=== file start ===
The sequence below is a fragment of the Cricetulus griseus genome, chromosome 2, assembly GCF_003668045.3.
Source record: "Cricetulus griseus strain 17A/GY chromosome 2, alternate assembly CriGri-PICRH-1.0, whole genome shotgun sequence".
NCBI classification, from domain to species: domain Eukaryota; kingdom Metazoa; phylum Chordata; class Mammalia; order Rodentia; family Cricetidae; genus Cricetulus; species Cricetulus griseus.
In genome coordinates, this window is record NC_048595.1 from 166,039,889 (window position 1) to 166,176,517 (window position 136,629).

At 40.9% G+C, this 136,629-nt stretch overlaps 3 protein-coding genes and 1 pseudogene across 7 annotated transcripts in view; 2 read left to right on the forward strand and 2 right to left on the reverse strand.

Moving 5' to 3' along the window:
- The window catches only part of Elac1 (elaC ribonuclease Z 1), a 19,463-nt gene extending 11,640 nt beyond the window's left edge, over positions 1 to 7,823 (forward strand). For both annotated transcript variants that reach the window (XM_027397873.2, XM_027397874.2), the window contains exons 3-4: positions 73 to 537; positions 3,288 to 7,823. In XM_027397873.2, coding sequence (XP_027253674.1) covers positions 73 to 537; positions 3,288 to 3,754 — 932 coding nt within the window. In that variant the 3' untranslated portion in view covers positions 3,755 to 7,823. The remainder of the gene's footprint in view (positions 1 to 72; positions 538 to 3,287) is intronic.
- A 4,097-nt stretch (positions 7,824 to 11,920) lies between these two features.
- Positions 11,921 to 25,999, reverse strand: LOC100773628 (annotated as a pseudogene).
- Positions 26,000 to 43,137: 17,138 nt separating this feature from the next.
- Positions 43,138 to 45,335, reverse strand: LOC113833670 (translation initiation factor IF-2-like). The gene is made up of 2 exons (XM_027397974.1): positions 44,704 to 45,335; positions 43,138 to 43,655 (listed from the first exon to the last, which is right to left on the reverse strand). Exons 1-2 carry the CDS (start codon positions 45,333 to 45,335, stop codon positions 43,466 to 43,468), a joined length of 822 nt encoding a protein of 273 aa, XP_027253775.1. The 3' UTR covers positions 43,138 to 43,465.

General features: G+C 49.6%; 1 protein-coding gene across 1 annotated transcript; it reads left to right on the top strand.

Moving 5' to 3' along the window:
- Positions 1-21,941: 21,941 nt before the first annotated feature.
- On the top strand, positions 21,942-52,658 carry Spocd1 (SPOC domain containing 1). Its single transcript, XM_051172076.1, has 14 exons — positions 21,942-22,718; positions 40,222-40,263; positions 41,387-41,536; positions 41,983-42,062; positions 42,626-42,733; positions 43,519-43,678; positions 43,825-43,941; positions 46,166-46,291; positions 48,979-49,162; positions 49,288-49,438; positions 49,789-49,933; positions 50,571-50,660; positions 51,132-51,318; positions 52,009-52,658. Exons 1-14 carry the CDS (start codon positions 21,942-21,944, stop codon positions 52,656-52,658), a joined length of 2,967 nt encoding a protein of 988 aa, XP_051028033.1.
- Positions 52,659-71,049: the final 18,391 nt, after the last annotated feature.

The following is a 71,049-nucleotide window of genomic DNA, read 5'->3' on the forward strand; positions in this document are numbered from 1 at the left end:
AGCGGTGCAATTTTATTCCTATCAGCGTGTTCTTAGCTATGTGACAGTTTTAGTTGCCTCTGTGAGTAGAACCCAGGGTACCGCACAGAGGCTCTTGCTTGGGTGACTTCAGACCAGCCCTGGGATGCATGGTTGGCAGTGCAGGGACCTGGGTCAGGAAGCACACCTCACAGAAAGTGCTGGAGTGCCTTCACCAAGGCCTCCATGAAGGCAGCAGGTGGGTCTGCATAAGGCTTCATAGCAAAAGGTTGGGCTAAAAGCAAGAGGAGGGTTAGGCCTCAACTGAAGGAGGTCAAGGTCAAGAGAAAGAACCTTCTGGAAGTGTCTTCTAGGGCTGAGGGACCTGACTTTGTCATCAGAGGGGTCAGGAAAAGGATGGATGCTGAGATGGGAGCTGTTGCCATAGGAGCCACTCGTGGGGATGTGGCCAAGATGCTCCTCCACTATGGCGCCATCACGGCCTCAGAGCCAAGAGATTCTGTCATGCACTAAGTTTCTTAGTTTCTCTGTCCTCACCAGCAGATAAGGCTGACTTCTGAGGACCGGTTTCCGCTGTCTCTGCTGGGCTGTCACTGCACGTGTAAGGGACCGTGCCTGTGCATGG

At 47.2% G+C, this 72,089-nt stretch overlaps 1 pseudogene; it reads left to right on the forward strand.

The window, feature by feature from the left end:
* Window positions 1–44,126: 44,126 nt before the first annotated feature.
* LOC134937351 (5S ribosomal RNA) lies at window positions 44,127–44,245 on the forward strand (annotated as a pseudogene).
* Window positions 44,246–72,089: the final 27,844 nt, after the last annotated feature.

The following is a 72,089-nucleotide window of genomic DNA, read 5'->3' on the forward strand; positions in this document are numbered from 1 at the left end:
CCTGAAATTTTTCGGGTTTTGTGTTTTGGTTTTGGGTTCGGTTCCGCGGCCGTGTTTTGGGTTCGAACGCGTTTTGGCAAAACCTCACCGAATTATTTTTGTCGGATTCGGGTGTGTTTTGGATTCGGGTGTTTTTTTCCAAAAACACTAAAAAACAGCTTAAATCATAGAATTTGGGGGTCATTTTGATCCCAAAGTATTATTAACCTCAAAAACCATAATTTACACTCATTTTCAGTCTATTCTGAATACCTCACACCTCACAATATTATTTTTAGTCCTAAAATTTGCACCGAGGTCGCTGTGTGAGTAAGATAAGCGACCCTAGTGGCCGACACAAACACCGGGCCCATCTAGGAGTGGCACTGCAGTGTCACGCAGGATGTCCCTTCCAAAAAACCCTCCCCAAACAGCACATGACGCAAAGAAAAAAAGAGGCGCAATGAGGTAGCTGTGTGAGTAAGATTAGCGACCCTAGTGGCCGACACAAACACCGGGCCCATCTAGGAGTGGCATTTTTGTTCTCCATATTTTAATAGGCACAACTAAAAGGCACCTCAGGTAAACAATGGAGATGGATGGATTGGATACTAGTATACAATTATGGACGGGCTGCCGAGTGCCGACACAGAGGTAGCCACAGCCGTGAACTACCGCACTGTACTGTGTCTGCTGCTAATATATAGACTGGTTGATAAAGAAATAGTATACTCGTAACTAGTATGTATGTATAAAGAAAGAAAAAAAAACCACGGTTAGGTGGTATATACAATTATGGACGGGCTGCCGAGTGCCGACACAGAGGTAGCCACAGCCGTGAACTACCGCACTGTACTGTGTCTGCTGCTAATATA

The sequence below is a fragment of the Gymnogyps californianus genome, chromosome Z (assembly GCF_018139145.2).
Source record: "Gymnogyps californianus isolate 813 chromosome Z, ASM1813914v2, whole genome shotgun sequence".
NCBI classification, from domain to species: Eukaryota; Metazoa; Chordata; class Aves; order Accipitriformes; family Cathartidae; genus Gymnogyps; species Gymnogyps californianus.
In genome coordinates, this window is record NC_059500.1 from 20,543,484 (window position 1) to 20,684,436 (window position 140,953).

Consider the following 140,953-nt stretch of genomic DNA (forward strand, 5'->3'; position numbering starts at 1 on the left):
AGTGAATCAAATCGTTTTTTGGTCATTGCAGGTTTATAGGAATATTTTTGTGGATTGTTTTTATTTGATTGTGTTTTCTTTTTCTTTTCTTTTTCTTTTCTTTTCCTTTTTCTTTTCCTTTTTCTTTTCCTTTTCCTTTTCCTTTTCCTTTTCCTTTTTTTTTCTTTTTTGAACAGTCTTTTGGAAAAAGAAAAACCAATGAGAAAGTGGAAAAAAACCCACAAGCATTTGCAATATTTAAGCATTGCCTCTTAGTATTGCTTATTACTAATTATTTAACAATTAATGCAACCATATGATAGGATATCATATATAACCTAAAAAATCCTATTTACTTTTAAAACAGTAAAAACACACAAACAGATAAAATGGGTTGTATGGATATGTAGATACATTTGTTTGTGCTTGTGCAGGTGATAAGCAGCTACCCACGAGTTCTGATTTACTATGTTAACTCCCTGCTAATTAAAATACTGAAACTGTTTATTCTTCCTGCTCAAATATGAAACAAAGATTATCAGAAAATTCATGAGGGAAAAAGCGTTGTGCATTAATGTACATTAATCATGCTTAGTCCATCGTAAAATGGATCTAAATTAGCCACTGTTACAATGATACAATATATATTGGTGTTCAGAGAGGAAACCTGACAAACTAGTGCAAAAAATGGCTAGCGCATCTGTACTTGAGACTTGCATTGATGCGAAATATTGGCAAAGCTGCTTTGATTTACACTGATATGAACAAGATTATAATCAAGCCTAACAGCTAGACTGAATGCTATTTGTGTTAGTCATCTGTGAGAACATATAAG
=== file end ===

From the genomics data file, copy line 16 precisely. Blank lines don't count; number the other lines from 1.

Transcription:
- Positions 52,659-71,049: the final 18,391 nt, after the last annotated feature.